Advice from a Game Critic: How to Pitch Your Mobile Game for Press Coverage
So you’ve finished hours of coding and your mobile game is complete. Now you just need to get it into players’ hands.
Contrary to popular belief, you don’t need a huge PR or marketing team to get the word out about your indie mobile game. You don’t even need to buy a mailing list. Bloggers, reporters and freelancers typically include their email addresses in their online bios specifically because they want to hear about new apps and mobile games — from the people who create them! Really.
As a contributing writer to VentureBeat’s GamesBeat, I depend on the emails I get every day from mobile developers to help me discover great new games. But I’ll be honest: I don’t read all of them. I only have so much time, so some get more attention than others.
I don’t claim to be the typical pitchee (there’s no such thing), but I know what works for me. If you’ve just launched a mobile game and are hoping to be reviewed by or featured in a publication, here are a few ways you can keep your pitch from languishing in a game critic’s inbox:
Craft a killer, creative subject line
Just like in the App Store, an email’s first impression is important: The subject line is the first point at which a critic will decide if they want to know more about what you’ve made. If you took the time to come up with a ridiculously awesome title for your mobile game like “Nun Attack Origins: Yuki’s Silent Quest,” by all means, use that in the subject line.
But even if you don’t have a crazy name in your corner, you can still be ridiculously awesome. As much as I claim not to like the “It’s like ___ meets___” trope for describing things, it does work — especially if you get creative. One mobile developer described his game as “sort of like Tetris vandalized by Scrabble,” for example, and you’d better believe I clicked. (The image of Scrabble messing up Tetris’ stuff was just too funny to ignore).
Sending out cold pitches can often feel like shouting into a hole, but just remember that the person receiving them is also working hard — so everyone wins if you make the experience fun, genuine and memorable.
Share what makes you stand out
Being different isn’t just good advice for your game; if you can add something really cool and memorable to your message, recipients will notice.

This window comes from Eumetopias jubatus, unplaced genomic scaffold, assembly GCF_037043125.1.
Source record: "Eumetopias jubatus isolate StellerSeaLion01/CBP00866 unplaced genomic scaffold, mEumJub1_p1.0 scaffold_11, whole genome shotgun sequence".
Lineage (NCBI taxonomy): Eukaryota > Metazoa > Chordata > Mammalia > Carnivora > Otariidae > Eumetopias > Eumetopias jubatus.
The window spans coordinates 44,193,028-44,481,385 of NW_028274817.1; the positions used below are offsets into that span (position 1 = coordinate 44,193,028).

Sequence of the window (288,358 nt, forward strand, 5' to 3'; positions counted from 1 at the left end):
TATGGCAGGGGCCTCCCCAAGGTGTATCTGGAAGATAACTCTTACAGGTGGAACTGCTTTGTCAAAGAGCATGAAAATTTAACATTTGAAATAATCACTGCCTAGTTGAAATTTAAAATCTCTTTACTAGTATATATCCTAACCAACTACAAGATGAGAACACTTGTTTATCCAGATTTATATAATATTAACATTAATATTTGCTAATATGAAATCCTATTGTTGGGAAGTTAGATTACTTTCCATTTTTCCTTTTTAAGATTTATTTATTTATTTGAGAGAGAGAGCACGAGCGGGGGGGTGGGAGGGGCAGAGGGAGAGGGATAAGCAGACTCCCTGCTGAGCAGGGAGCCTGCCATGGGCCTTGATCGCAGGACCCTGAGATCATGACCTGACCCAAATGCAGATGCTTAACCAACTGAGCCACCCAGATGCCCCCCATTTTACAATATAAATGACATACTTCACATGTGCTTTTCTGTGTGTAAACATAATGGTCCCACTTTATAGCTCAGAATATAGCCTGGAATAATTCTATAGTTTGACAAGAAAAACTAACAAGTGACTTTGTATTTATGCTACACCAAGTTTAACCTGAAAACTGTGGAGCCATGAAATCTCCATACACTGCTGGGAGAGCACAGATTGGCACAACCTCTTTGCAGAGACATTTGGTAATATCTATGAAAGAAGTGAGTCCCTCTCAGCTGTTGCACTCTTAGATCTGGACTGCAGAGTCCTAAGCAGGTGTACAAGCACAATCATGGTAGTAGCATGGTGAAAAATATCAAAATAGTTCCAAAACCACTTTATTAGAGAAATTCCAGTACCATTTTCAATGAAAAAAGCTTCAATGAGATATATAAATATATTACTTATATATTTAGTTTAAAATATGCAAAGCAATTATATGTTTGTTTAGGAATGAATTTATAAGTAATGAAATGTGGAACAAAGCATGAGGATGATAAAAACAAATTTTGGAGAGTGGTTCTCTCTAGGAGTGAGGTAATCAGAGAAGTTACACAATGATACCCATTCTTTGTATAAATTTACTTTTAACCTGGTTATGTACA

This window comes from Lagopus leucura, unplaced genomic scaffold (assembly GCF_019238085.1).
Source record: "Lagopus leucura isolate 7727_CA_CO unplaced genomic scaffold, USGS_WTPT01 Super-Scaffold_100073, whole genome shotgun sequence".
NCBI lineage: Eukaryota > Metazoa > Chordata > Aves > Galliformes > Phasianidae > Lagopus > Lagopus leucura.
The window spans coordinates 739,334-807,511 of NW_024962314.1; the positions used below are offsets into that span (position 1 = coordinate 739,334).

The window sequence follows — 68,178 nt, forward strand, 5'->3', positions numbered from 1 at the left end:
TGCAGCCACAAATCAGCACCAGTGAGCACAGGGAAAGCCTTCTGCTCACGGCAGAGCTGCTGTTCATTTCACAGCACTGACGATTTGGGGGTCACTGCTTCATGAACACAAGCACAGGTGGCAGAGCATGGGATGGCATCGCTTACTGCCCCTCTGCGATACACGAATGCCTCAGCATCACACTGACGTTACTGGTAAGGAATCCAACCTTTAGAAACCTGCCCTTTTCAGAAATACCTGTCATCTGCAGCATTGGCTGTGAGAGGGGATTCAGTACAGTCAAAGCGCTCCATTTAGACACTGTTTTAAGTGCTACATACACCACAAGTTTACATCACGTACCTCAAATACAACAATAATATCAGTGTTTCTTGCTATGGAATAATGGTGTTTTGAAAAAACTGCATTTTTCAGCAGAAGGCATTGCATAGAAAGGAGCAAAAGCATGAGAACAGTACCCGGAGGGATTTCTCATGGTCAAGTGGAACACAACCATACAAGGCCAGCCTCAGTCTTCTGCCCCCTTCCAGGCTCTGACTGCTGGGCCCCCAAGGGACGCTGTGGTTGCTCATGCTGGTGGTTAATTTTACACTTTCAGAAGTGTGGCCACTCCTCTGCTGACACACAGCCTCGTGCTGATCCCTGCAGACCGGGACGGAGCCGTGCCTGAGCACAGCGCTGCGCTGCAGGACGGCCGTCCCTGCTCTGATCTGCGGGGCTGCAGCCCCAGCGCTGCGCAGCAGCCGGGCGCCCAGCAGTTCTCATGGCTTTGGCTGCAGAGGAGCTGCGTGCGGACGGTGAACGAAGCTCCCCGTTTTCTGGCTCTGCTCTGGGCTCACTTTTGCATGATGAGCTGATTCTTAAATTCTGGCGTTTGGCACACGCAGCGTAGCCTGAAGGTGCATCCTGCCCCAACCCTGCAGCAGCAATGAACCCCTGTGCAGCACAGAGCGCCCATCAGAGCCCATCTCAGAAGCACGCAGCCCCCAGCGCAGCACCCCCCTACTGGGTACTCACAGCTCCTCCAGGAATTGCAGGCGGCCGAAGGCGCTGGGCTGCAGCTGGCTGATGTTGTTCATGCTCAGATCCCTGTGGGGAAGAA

One mobile developer, for example, pitched a board-based puzzle game, and he included screenshots with his email. That’s cool and super helpful for me (sidenote: always save writers work!). But it was this line that really stuck out: “I even made all 800 levels by hand, arts and crafts-style, at my dining room table before coding them.”
Photo via Andrew Schiel
And sure enough, there among the screenshots, he’d thrown in a picture of himself with a whiteboard at said dining room table. While it’s a small thing that has nothing to do with the quality of the game (which I really liked, for the record), it caught my attention, and I still remember that pitch a year and a half later.
Research the reporter’s “beat”
Form emails are fast, easy and convenient. They’re also impersonal and potentially disastrous if you make a mistake. The other day, I got a message that literally read:
Hello [message recipient],
I have been following your work on [site name]
Naturally, I stopped reading (wouldn’t you?). But I’ve received other emails from people who had done the diligence and managed to tailor their pitches for me, and that goes a long way (and, no, it’s not about playing to my ego it’s about knowing what I’m into and what I write about). Here’s a sample:
I’ve been following some of your posts over on Venture Beat [sic] and was really excited to see your coverage of Road Not Taken. That game is really beautiful, both design wise and aesthetically. I keep seeing creepy children-themed games and am wondering if they have to be dark in order to send the message that they’re for adults, too? Have you noticed that?
You’d better believe that I read the rest of that email, and I even ended up covering the game — Cannon Brawl. It turned out to be really fun, but it was the pitch that got me playing.
Evan Killham is a freelance writer who can absolutely point you toward some crazy stuff on Netflix. His work has appeared on GamesBeat and Cult of Mac. Follow him on Twitter.